As much as we’d love to, it’s hard to give you a definite answer to this question. We’ve all heard about the couple who has been together for two minutes (in real time one month) and he proposes. Sure, they might be married in the year and make it another 20 after that, but does that happen most of the time?
We don’t want to throw fiery romance out the window, but the fact is Australian couples are waiting longer to get married these days. So why might that be?
We spoke to Deborah Sanasi BA(Psych) MA(Couns), Principle Therapist, Norwest Counselling and founder of talk2me to find out her opinion. “Women who get swept off their feet often end up getting tripping over in the marriage! I definitely recommend waiting till after the initial euphoria wears off (the Honeymoon phase). The rush of pheromones that are released when we first fall in love are so intoxicating that they can blind us to seeing our partner with clear eyes.”
For us, it comes down to the simple issue of how well you know someone. If you’ve only been with them for three months, would you trust them with your future? Deborah says, “We need to date long enough to see how our partner reacts in different situations. How do they handle disappointments? Are they happy to let you see your friends or do they subtly pressure you not to? Do they encourage you to pursue your dreams and interests? How supportive are they when you are struggling? What sort of relationships have they had before? Do they get along with their family? Do they get along with yours? Are they possessive? These things will have an important impact on a long term relationship. You will not be able to know these things unless you give your relationship enough time.” So do you know the answer to all those questions? If you don’t, it’s probably not the best idea to be planning that walk down the aisle any time.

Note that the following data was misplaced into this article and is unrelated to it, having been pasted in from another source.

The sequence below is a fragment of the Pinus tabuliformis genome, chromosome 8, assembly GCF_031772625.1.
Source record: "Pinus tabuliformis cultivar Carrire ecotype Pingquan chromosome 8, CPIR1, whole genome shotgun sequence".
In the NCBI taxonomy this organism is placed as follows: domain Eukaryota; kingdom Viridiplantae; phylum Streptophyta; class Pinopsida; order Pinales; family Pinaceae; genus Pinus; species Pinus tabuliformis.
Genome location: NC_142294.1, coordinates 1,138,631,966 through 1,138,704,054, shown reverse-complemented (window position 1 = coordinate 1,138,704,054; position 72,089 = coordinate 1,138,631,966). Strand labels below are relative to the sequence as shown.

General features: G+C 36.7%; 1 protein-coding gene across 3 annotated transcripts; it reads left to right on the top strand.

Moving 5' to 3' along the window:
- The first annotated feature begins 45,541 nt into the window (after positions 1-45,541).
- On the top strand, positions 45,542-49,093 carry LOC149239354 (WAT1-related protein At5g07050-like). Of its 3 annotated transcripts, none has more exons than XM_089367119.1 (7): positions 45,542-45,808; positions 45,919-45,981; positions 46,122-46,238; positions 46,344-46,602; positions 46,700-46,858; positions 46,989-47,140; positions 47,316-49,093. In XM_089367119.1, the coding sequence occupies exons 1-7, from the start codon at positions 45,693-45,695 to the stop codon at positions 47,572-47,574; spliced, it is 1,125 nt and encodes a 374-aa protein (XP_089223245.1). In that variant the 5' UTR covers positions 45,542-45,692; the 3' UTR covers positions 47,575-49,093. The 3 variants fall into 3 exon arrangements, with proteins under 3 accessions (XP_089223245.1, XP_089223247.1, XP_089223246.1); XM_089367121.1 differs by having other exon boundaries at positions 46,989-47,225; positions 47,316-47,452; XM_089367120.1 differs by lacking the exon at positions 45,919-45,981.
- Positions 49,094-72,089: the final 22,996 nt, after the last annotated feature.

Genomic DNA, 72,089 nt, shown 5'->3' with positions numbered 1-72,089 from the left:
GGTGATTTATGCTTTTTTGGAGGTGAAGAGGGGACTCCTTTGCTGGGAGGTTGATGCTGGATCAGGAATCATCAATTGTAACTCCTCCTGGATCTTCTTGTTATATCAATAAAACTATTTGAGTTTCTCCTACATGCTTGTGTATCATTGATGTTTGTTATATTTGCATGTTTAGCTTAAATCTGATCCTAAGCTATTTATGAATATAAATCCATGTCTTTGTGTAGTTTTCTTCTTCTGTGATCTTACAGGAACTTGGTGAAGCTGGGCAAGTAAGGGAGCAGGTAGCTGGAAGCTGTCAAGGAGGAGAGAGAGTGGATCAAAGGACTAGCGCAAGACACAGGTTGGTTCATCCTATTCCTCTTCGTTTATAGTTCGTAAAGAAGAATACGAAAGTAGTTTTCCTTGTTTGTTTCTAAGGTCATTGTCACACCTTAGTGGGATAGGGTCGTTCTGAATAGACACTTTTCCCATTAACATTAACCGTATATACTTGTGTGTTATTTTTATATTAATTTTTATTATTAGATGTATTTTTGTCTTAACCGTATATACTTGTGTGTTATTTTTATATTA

In most cases, it can take nearly a year for those loved up feelings to give way to the cold light of day. Be realistic with yourself and determine the level of risk involved in marrying this person. Deborah offered us one last sobering thought. “I was leading a support group once for women who had ended up in an abusive relationship. Out of the 12 participants ALL twelve had described their courtship as a whirlwind that was exciting and very short. They all agreed, in hindsight he was trying to close the deal before I could see how many issues he had!”
In the end, you are the only one who can know your relationship. We believe in romance and sometimes you can simply meet the right person and know it right way. We never want to take away from that and maybe you will be one of those couples that lasts twenty years, but if you’re not sure? We suggest keeping the relationship going a little longer and allow your brain to do some of the thinking…